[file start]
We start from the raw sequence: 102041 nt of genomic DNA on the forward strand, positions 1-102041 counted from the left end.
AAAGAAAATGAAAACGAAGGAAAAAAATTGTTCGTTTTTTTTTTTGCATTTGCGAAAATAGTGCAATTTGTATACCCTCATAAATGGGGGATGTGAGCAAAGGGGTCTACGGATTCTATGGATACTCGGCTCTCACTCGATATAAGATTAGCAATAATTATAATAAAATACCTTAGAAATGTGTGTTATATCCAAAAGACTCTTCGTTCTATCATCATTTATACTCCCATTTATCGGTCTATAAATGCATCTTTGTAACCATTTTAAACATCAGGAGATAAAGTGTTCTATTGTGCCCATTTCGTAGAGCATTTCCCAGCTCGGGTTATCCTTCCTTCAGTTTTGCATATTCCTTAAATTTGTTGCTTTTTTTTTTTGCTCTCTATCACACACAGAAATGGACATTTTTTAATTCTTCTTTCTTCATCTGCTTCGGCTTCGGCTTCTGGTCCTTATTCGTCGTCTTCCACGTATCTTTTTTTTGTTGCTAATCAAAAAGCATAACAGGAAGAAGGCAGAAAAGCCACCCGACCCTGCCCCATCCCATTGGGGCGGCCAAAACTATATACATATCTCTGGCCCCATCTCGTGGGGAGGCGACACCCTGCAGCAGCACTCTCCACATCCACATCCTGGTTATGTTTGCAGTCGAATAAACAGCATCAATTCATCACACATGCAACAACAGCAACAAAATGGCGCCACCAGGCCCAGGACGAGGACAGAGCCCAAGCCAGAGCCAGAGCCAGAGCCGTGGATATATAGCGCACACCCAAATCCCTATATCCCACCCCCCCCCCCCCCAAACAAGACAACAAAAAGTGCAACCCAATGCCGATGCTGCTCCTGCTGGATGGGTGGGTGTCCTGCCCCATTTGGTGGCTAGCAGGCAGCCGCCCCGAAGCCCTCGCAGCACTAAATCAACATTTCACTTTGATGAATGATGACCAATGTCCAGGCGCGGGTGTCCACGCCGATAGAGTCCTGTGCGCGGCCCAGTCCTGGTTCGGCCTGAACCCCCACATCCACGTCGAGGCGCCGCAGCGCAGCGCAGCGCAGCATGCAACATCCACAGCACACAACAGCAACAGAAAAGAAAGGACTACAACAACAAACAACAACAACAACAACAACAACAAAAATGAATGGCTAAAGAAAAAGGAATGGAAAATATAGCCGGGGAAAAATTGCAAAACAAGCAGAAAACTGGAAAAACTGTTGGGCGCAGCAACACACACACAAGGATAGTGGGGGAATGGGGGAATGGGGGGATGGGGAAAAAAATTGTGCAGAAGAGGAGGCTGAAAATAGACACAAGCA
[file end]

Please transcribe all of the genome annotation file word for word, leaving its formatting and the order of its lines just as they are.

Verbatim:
We start from the raw sequence: 102041 nt of genomic DNA on the forward strand, positions 1-102041 counted from the left end.
AAAGAAAATGAAAACGAAGGAAAAAAATTGTTCGTTTTTTTTTTTGCATTTGCGAAAATAGTGCAATTTGTATACCCTCATAAATGGGGGATGTGAGCAAAGGGGTCTACGGATTCTATGGATACTCGGCTCTCACTCGATATAAGATTAGCAATAATTATAATAAAATACCTTAGAAATGTGTGTTATATCCAAAAGACTCTTCGTTCTATCATCATTTATACTCCCATTTATCGGTCTATAAATGCATCTTTGTAACCATTTTAAACATCAGGAGATAAAGTGTTCTATTGTGCCCATTTCGTAGAGCATTTCCCAGCTCGGGTTATCCTTCCTTCAGTTTTGCATATTCCTTAAATTTGTTGCTTTTTTTTTTTGCTCTCTATCACACACAGAAATGGACATTTTTTAATTCTTCTTTCTTCATCTGCTTCGGCTTCGGCTTCTGGTCCTTATTCGTCGTCTTCCACGTATCTTTTTTTTGTTGCTAATCAAAAAGCATAACAGGAAGAAGGCAGAAAAGCCACCCGACCCTGCCCCATCCCATTGGGGCGGCCAAAACTATATACATATCTCTGGCCCCATCTCGTGGGGAGGCGACACCCTGCAGCAGCACTCTCCACATCCACATCCTGGTTATGTTTGCAGTCGAATAAACAGCATCAATTCATCACACATGCAACAACAGCAACAAAATGGCGCCACCAGGCCCAGGACGAGGACAGAGCCCAAGCCAGAGCCAGAGCCAGAGCCGTGGATATATAGCGCACACCCAAATCCCTATATCCCACCCCCCCCCCCCCCAAACAAGACAACAAAAAGTGCAACCCAATGCCGATGCTGCTCCTGCTGGATGGGTGGGTGTCCTGCCCCATTTGGTGGCTAGCAGGCAGCCGCCCCGAAGCCCTCGCAGCACTAAATCAACATTTCACTTTGATGAATGATGACCAATGTCCAGGCGCGGGTGTCCACGCCGATAGAGTCCTGTGCGCGGCCCAGTCCTGGTTCGGCCTGAACCCCCACATCCACGTCGAGGCGCCGCAGCGCAGCGCAGCGCAGCATGCAACATCCACAGCACACAACAGCAACAGAAAAGAAAGGACTACAACAACAAACAACAACAACAACAACAACAACAAAAATGAATGGCTAAAGAAAAAGGAATGGAAAATATAGCCGGGGAAAAATTGCAAAACAAGCAGAAAACTGGAAAAACTGTTGGGCGCAGCAACACACACACAAGGATAGTGGGGGAATGGGGGAATGGGGGGATGGGGAAAAAAATTGTGCAGAAGAGGAGGCTGAAAATAGACACAAGCA